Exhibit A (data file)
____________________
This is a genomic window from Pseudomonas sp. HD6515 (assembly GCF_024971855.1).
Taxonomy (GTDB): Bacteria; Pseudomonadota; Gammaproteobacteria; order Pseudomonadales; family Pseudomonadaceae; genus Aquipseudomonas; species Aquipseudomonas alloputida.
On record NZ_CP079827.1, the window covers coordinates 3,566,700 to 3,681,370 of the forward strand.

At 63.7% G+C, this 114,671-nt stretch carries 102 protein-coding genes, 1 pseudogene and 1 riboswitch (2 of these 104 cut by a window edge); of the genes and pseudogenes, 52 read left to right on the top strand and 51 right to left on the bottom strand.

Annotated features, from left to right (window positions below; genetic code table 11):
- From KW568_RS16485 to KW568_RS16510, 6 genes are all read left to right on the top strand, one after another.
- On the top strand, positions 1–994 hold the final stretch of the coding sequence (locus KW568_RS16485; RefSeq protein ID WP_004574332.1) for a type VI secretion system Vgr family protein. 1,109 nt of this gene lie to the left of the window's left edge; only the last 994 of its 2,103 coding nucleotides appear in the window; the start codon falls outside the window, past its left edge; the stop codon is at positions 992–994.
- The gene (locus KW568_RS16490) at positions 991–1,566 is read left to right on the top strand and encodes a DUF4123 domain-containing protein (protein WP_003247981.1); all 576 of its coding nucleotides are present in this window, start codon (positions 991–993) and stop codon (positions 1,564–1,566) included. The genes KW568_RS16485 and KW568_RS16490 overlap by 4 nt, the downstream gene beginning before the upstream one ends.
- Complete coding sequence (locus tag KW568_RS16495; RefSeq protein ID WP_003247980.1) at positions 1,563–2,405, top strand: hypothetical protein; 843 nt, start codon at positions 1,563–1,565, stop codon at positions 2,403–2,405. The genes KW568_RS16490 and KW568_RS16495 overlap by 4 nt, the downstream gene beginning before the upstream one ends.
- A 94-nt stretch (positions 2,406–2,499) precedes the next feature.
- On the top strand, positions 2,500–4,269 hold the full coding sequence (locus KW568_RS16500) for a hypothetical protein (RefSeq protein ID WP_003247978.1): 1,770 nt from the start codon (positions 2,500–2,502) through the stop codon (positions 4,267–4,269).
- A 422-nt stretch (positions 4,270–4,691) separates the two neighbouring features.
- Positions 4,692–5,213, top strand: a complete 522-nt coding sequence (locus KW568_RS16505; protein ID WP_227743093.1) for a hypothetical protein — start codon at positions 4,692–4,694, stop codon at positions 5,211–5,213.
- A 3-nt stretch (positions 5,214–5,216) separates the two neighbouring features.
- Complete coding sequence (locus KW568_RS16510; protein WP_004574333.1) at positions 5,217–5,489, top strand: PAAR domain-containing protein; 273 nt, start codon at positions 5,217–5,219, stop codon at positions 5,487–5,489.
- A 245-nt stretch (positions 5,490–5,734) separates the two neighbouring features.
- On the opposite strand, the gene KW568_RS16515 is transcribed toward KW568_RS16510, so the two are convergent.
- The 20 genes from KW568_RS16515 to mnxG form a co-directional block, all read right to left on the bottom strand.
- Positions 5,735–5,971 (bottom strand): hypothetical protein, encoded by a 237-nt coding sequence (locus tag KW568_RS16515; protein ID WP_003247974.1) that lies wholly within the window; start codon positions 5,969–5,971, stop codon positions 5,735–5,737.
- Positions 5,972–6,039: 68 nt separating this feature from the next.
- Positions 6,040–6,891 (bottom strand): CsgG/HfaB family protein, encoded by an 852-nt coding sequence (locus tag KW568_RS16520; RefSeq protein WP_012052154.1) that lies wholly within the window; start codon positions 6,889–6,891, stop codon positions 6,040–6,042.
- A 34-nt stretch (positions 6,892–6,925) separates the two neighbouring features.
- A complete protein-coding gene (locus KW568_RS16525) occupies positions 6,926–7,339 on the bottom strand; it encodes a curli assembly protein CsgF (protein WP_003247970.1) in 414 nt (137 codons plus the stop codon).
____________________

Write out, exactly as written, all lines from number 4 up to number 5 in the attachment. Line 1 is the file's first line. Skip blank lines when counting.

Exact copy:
At 63.7% G+C, this 114,671-nt stretch carries 102 protein-coding genes, 1 pseudogene and 1 riboswitch (2 of these 104 cut by a window edge); of the genes and pseudogenes, 52 read left to right on the top strand and 51 right to left on the bottom strand.

Annotated features, from left to right (window positions below; genetic code table 11):